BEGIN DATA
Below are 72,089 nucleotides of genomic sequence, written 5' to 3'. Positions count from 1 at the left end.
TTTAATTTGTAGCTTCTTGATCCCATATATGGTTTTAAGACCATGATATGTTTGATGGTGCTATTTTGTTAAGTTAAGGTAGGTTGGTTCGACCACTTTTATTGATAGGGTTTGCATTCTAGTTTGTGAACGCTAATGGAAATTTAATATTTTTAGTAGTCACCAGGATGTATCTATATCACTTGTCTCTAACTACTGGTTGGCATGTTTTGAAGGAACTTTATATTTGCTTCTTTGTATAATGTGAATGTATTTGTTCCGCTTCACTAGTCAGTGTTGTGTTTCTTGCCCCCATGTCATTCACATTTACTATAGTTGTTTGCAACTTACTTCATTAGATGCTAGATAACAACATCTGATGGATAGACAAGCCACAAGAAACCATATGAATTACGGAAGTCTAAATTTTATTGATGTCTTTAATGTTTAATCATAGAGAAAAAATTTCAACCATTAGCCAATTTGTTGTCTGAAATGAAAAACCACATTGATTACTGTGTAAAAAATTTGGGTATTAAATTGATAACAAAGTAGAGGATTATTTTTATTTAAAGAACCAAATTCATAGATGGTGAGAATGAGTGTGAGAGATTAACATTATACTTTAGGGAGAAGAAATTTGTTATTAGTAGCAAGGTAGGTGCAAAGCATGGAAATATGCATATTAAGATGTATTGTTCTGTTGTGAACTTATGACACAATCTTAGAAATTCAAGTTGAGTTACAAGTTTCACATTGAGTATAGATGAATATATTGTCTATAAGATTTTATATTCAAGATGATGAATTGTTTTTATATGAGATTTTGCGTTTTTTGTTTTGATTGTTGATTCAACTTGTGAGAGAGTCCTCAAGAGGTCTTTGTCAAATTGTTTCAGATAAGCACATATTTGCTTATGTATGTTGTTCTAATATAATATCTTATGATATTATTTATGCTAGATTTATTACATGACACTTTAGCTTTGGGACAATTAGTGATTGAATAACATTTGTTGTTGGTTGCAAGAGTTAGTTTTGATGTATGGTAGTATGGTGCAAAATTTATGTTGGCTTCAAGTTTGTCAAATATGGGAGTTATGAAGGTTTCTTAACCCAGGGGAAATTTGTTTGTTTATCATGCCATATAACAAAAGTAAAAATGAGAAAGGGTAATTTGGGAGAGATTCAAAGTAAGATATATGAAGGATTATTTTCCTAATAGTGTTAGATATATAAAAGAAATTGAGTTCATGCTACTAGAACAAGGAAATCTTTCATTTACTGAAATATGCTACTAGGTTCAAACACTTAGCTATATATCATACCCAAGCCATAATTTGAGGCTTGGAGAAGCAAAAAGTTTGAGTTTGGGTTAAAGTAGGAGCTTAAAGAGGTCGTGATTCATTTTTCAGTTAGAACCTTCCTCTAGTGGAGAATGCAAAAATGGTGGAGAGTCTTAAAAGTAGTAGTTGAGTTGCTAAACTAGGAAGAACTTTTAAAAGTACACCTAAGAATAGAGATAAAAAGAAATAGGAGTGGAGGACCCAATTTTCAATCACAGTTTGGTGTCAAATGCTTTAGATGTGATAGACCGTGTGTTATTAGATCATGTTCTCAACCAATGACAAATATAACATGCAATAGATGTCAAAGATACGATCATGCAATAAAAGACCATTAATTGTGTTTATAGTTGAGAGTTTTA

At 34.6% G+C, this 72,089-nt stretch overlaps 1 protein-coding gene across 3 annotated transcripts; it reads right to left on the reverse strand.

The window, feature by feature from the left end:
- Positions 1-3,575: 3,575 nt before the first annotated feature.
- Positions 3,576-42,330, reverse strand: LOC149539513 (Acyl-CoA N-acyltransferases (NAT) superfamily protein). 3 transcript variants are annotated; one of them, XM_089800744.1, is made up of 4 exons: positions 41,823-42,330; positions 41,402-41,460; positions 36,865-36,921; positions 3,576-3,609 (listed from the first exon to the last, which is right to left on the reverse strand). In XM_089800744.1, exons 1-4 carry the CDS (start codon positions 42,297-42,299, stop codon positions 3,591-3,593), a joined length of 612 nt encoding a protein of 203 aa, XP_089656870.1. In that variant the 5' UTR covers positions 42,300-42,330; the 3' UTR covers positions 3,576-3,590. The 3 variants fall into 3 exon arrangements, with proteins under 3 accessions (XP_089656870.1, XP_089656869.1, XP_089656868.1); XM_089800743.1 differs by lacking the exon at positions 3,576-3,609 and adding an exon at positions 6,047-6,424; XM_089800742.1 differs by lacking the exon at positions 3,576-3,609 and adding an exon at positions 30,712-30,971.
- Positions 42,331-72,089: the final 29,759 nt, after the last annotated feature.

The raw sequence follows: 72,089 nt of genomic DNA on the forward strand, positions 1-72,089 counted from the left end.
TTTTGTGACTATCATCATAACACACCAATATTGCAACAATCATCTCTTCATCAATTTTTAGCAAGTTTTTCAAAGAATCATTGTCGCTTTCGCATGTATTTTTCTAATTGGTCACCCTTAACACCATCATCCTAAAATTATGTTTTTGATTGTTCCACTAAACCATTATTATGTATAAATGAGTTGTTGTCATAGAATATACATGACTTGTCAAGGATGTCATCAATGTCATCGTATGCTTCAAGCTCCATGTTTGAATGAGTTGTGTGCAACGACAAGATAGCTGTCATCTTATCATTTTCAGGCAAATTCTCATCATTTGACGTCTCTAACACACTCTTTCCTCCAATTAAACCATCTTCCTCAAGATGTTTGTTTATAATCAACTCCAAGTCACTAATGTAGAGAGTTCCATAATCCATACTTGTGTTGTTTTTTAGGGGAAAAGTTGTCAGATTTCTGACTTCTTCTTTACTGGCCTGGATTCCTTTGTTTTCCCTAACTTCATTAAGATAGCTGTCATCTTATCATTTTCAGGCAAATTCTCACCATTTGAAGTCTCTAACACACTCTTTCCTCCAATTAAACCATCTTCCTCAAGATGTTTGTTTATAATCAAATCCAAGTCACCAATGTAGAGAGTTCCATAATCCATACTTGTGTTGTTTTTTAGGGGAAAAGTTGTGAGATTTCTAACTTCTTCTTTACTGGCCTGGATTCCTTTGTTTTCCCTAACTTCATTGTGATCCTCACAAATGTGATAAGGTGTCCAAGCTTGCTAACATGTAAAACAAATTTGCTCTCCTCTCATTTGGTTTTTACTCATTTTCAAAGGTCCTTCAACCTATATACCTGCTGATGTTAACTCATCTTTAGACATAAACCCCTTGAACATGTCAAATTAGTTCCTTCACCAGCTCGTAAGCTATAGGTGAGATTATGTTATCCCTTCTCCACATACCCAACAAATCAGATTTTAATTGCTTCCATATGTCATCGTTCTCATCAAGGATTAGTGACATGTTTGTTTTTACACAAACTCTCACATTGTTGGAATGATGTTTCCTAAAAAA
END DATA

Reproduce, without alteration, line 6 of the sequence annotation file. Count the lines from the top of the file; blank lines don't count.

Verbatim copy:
- Positions 3,576-42,330, reverse strand: LOC149539513 (Acyl-CoA N-acyltransferases (NAT) superfamily protein). 3 transcript variants are annotated; one of them, XM_089800744.1, is made up of 4 exons: positions 41,823-42,330; positions 41,402-41,460; positions 36,865-36,921; positions 3,576-3,609 (listed from the first exon to the last, which is right to left on the reverse strand). In XM_089800744.1, exons 1-4 carry the CDS (start codon positions 42,297-42,299, stop codon positions 3,591-3,593), a joined length of 612 nt encoding a protein of 203 aa, XP_089656870.1. In that variant the 5' UTR covers positions 42,300-42,330; the 3' UTR covers positions 3,576-3,590. The 3 variants fall into 3 exon arrangements, with proteins under 3 accessions (XP_089656870.1, XP_089656869.1, XP_089656868.1); XM_089800743.1 differs by lacking the exon at positions 3,576-3,609 and adding an exon at positions 6,047-6,424; XM_089800742.1 differs by lacking the exon at positions 3,576-3,609 and adding an exon at positions 30,712-30,971.